Very rarely do things go according to plans. Like this winter’s training.
At the beginning of the year, I vowed that the coming months of running would be different from my sporadic bouts of running last winter. While I can say I have been pretty good at getting my miles in, they have definitely not been in the way I would have preferred.
For starters, mileage logged on the treadmill far surpasses the miles logged outside. I didn’t think this winter could tops last year, but I proved wrong. Several of our weekday workouts had to be cancelled due to ice and snow, leaving me to do speed and incline indoors. On days when it wasn’t cancelled, temperatures still hovered dangerously low; one of the few runs to go on as scheduled took place in the coldest conditions of (unofficial) Fleet Feet training history. Although I loathe the treadmill, my preference to retain feeling in my feet, fingers and nose convinced me that any evening workouts scheduled for sub-20 degree temperatures would be done indoors with a post-it note dictating my intervals (and subsequent looks from neighboring runners confused by my high speed sprints and constant adjustments to the incline).
Among the long runs, I technically skipped three runs with the group, but I completed two out of the three on my own time. Unlike last year when scheduling conflicts, weather and the morning after effects of being a 20-something with a social life made for a less than consistent long run routine, this winter I successfully committed to getting in those lengthier runs. Knowing I had paid for my training program and had a group waiting for me each Saturday morning made a huge difference in convincing me not to ignore my early alarm.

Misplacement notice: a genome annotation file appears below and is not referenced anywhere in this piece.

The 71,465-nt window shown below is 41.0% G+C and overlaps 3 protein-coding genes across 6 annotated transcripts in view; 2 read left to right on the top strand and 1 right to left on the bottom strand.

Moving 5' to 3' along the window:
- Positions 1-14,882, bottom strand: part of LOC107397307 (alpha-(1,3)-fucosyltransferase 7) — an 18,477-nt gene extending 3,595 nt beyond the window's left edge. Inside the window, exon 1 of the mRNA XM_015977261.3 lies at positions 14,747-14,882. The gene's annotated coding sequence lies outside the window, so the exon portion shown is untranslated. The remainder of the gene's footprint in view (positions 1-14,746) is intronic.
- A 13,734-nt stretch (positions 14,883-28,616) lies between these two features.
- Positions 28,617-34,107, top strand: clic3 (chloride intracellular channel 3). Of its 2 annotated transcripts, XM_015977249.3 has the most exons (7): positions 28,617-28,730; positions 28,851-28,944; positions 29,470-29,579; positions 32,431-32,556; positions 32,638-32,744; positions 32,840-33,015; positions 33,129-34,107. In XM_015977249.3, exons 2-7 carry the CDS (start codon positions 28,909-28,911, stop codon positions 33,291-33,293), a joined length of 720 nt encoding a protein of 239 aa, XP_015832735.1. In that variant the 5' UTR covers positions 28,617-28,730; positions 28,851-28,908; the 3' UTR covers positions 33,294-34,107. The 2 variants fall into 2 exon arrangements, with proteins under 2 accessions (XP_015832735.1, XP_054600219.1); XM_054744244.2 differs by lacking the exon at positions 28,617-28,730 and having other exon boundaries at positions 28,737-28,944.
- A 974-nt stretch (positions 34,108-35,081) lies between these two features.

Perhaps the first long run of the session was a sign of things to come. Wet, slippery and uphill, that first run offered a glimpse of less than stellar running conditions for the remainder of the training. I ran through single digit temperatures, brutal wind chills and even snow. I practiced my ice skating, and ice dodging, while also learning how many dress layers was an acceptable amount before I looked like an oompa loompa, could still move my arms and would ward off any chance of frostbite. Just when I thought the runs couldn’t get colder and therefore were not worth skipping, each week showed me how much of a fool I was in my thinking.
As much as these past few weeks have been challenging by the weather, the bigger challenge has been staying motivated amid it all. Training for a race always reminds me how much of a mental dynamic there is to running. It takes commitment, dedication and some level of craziness to be willing to run when there is snow on your shoelaces, and it’s even harder to make the time to accumulate the miles when daylight hours for running are so few. Running is an endurance sport not solely because of its physical nature, but also because of what it forces the mind to do.
With less than a week to go until the Rock N’ Roll half marathon in D.C., my expectations for myself have lowered since I first started training. Running a marathon taught me that you don’t need to achieve your exact goal to find success in a race. Every mile is a lesson and a chance to build strength, and character. I’m focused on enjoying 13.1 miles through the neighborhoods of D.C; no dwelling on what can’t be changed or what I should done better. This coming race is my chance to run without any expectations.